What Makes Workers Happy? A Look at Multigenerational Offices (Part II of II)
Last week, I looked at what qualities older generations of workers look for in a workplace. Especially in regards to mobility, communication, hierarchal structure and more. I covered the Silent Generation (b. 1925-1945) who can still be found in the workplace … through the Baby Boomers (1946-1955) … and one that is gaining in popularity, Generation Jones (1956-1965). Generation Jones takes the latter part of the Boomer generation and the first couple of years of the Gen Xers to form a new label. Since absolutely none of this is scientific and open to interpretation, should you disagree with me, so be it.
Following are the three main generations that make up the majority of the multigenerational office:
Qualities Gen Xers (Born 1966-1980) Look For
The forerunners of the mobile generations to come later, Gen Xers were the first to move from job to job and not dig in to work for one or two companies for most of their adult lives. Since Boomers were their parents, naturally Xers tended to get as far away from the Boomer mentality as possible.
Gen Xers want opportunities to experience many different jobs. They like diversity and global perspectives. Lateral moves can be just as exciting as vertical ones. This attitude exists even within a job with a single company as cross-training is important with them.
Gen Xers want to know that your organization is one of a kind. Make sure your organization plays up to its strength and respects ideas from all levels and ages. Play down any remains of the status quo, bureaucracy or hierarchy structures.
They want to do their work in a setting that can be fun at the same time. Play up any casual days or events you might hold.
Qualities Millennials (1981-1995) Look For
While some people separate Gen Y from Millennials, I’ve put them together here. Millennials—like all younger generations—are the butt of many Boomer, Jones, and X jokes. However, the fact is that they truly are much different than any generation before them. They grew up at the dawn of the technological revolution and only the oldest part of the generation have memories of when the Internet did not exist as we know it today.
Stretch your concepts of scheduling, and focus on getting the work done. Millennials need to know they can arrange their work around a possible unorthodox workweek. Chances are they’ll be out the door at 5:00 on the dot, but they have a hard time totally disconnecting from working.
Offer Millennials older mentors (not a Gen Xer!) who have proven track records of success. Millennials are not impressed by job titles, so don’t use that as your determining factor in picking mentors. They want and demand ongoing training and acquisition of transferable skills. They’ll test authority often, but not as much as Joneses and Xers.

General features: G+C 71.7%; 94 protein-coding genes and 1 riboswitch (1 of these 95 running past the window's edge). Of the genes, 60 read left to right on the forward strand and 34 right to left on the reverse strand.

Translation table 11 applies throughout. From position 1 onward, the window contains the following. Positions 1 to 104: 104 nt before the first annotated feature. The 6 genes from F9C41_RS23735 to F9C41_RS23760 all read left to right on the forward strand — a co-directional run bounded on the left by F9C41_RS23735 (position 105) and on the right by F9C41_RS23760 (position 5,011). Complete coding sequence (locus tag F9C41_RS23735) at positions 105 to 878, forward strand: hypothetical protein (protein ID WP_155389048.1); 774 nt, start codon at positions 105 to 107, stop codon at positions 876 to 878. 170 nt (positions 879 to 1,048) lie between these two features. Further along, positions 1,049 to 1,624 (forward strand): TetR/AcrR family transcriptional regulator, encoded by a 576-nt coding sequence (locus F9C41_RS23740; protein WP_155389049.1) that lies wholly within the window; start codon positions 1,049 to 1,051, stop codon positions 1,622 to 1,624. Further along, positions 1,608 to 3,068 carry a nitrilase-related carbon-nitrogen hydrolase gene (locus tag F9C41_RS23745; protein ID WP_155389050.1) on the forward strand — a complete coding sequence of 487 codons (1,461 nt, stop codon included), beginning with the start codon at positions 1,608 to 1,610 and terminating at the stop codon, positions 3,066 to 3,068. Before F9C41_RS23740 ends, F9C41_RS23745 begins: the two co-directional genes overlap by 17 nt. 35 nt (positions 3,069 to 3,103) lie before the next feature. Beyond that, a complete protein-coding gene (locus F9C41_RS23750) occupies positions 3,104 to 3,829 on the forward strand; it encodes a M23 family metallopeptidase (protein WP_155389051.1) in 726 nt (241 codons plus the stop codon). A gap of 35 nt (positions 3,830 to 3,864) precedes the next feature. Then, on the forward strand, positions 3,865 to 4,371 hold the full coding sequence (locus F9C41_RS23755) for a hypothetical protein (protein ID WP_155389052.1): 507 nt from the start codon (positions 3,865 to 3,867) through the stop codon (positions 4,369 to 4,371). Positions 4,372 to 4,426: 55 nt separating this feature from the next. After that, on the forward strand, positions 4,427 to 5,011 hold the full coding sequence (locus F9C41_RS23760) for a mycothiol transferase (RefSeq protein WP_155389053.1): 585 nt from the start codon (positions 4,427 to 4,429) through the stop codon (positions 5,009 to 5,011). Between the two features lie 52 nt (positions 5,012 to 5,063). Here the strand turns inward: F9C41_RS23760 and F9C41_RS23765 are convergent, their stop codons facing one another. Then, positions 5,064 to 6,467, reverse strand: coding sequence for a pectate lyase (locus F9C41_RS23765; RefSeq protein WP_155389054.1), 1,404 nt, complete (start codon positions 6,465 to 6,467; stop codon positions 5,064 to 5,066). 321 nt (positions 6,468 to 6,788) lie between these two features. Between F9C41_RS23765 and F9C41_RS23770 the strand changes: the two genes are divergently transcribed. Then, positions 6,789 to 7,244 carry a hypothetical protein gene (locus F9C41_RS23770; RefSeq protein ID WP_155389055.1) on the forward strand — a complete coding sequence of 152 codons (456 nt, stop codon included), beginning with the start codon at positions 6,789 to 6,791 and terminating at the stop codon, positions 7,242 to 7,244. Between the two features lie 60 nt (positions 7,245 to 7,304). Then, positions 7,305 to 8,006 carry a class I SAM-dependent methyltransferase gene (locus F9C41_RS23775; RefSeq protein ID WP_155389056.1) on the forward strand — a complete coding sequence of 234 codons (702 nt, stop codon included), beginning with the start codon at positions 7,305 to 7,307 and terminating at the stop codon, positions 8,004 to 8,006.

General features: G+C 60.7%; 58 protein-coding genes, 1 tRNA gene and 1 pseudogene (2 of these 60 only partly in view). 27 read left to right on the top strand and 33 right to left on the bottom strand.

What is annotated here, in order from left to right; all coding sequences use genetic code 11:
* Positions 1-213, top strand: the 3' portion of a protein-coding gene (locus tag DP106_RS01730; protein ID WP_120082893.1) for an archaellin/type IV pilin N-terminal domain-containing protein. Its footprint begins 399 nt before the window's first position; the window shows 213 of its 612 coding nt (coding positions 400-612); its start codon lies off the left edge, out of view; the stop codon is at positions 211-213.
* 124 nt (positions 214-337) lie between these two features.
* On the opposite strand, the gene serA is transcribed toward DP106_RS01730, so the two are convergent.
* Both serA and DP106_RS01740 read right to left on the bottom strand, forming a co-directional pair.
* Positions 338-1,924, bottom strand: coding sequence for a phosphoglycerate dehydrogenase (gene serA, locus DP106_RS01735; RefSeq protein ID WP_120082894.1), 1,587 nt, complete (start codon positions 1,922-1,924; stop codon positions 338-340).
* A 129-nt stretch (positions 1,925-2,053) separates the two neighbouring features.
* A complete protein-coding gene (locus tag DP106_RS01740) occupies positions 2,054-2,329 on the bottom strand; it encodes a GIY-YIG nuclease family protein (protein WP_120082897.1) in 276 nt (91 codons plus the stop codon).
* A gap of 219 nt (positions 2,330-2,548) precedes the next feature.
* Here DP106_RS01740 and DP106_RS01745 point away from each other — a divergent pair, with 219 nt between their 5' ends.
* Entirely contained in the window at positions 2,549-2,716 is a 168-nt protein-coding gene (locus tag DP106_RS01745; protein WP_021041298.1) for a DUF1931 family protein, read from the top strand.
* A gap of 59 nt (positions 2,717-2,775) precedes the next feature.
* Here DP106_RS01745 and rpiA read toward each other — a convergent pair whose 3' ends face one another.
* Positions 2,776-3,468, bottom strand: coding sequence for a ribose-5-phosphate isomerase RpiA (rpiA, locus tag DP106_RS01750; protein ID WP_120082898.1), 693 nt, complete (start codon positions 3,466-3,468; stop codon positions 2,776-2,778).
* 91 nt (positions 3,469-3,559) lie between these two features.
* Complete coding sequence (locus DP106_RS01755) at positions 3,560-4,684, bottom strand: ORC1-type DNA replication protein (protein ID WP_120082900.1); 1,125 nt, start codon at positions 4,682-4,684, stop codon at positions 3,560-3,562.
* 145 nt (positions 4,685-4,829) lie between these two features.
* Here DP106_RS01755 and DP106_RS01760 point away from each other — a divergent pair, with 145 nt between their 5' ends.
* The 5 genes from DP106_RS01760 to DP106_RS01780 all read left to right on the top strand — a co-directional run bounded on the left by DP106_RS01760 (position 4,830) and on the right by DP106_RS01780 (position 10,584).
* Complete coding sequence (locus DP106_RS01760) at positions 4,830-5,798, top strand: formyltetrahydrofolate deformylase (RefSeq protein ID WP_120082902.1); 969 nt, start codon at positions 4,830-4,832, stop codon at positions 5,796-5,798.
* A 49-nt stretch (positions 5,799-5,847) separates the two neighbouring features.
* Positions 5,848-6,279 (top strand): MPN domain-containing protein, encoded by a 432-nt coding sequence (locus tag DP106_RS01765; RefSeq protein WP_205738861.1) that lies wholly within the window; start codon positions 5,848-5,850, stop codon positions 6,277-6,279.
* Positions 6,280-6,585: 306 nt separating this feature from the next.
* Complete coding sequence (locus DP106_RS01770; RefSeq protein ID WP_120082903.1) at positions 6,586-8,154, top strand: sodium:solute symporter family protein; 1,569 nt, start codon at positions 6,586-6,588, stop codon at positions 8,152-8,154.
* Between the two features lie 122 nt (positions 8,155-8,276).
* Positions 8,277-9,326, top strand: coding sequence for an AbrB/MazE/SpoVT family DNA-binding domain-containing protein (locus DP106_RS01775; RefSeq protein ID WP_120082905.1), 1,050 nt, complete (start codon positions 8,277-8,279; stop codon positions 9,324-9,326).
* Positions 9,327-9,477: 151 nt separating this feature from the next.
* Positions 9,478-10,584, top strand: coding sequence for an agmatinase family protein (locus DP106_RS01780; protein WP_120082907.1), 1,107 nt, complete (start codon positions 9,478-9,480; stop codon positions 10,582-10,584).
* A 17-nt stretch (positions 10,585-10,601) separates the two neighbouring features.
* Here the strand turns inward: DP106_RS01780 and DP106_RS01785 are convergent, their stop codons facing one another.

Millennials share with the Joneses the search for meaning in what they do at work. Demonstrate how their work will have an impact on how the organization benefits the community. Millennials also tend to be optimistic and are highly enthusiastic, which is great to energize the rest of the staff.
I personally don’t care for the Gen Z designation for this group and prefer the iGen label. Psychology Today says iGen is where the “i” represents “both the types of mobile technologies being heralded by children and adolescents (iPhone, iPod, Wii, iTunes), plus the fact that these technologies are mostly ‘individualized’ in the way they are used.” Even more than Millennials, this group is so immersed in technology that the two cannot be separated. Social media is everything to this group and they spend an obscene amount of hours on it. Yes, the same could be said of the ‘latchkey’ generation of Xers who were babysat by the television while mom and dad were at work, but that group still had plenty of face-to-face interaction with real people.
While it will still take a few years to see how this generation reacts to higher education and starting careers, it wouldn’t surprise me if leadership will need better coaching and mentoring skills to reach the iGen group of workers.
Leading a multi-generational workforce is difficult, but will be much easier if you keep an open mind and be willing to try new methods and processes to manage people. If I could boil it down to one thing for you to remember, it would be this: Don’t just promise the things I’ve listed above. You must deliver them or you take a chance on losing your best and brightest!